Set against a backdrop of Cold War paranoia, this futuristic novel about identity and technology is 'one of the unrecognized classics of SF' (Locus). East and West have fused into separate superstates known as the Allied National Government (ANG) and the Soviet International Bloc (SIB). As the Cold War rages, brilliant scientist Lucas Martino works on a top-secret project known only as K-Eighty-eight that could alter the balance of world power. The project goes horribly awry at an Allied research facility near the Soviet border, and Martino is abducted. After several months of tense negotiations, he returns severely injured from the lab explosion, and under pressure from America,...read more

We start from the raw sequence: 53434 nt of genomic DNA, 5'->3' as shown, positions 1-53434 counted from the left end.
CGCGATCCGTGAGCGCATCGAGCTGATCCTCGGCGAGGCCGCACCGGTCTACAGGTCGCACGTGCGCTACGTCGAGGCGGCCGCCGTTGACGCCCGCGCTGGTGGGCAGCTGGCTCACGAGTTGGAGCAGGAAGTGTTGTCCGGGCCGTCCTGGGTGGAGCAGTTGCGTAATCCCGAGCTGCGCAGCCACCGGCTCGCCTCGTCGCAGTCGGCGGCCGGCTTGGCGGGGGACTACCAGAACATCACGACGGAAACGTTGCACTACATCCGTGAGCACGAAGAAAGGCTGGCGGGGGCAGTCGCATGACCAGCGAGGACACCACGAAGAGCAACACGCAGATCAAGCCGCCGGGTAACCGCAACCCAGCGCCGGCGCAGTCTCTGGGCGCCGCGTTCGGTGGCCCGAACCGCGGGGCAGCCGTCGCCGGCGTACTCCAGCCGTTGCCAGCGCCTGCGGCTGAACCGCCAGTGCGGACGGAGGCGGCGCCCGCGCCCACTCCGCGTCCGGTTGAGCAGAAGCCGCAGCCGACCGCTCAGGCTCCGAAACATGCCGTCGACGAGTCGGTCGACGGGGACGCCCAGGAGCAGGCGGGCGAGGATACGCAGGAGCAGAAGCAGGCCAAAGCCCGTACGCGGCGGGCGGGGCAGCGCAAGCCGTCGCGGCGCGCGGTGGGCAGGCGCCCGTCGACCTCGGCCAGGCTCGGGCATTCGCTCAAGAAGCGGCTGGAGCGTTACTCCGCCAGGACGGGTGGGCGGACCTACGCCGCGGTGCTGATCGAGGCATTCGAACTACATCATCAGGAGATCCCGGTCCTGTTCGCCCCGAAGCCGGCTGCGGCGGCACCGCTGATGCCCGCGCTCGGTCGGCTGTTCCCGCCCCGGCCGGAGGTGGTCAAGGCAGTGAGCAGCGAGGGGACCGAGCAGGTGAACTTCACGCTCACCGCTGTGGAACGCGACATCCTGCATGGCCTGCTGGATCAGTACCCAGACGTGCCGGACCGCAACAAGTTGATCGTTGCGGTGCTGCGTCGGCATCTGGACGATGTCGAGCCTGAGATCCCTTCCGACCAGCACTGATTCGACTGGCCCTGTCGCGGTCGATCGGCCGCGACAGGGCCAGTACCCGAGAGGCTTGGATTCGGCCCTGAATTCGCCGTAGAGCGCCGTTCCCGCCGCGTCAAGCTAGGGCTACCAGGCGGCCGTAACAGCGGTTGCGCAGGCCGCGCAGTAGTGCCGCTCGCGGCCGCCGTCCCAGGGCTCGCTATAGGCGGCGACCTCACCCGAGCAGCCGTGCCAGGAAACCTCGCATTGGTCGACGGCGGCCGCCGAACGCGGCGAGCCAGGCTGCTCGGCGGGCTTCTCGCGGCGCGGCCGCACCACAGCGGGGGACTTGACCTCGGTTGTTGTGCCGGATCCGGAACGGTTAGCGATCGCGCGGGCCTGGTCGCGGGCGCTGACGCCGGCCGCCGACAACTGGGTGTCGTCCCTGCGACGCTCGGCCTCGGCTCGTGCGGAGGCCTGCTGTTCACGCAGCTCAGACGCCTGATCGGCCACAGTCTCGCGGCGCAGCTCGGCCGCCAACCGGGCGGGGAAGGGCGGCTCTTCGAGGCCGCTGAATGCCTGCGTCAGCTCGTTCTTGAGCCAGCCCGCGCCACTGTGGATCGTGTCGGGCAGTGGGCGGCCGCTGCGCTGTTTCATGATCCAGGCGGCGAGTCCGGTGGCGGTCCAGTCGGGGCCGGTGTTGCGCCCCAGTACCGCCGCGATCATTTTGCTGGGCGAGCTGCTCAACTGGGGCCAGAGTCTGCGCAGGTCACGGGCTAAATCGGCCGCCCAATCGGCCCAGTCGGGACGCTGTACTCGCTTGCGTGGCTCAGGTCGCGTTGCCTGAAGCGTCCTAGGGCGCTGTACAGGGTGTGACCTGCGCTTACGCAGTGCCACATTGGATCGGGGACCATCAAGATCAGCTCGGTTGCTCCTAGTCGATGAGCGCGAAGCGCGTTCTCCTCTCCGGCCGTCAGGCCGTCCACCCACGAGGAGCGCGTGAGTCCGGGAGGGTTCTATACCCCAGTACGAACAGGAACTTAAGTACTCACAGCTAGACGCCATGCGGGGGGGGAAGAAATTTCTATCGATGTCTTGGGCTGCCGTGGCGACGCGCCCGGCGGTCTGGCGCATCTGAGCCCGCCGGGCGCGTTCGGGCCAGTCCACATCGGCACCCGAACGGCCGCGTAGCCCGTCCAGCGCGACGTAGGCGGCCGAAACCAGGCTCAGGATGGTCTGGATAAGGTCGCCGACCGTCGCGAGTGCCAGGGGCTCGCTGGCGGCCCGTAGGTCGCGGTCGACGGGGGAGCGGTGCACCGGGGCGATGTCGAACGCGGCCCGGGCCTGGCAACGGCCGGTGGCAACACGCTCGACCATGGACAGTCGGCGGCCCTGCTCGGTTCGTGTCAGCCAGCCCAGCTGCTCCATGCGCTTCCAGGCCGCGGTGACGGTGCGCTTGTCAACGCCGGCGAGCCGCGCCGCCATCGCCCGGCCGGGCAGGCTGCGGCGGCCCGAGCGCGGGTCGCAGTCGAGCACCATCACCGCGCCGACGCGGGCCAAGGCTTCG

• Rick Reilly

    The funniest and most popular sportswriter in America abandons his desk at Sports Illustrated to caddy for some of the world’s most famous golfers, and some celebrity duffers, recounting it all in this hilarious and revealing look at the world of golf. Who knows a golfer best? Who’s with them every minute of every round, hears their muttering, knows whether they cheat? Their caddies, of course. So sportswriter Rick Reilly figured that he could learn a lot about the players and their games by caddying, even though he had absolutely no idea how to do it. Amazingly, some of the best golfers in the world—including Jack Nicklaus, David Duval, Tom Lehman, John Daly, Casey ...read more

  • Rick Reilly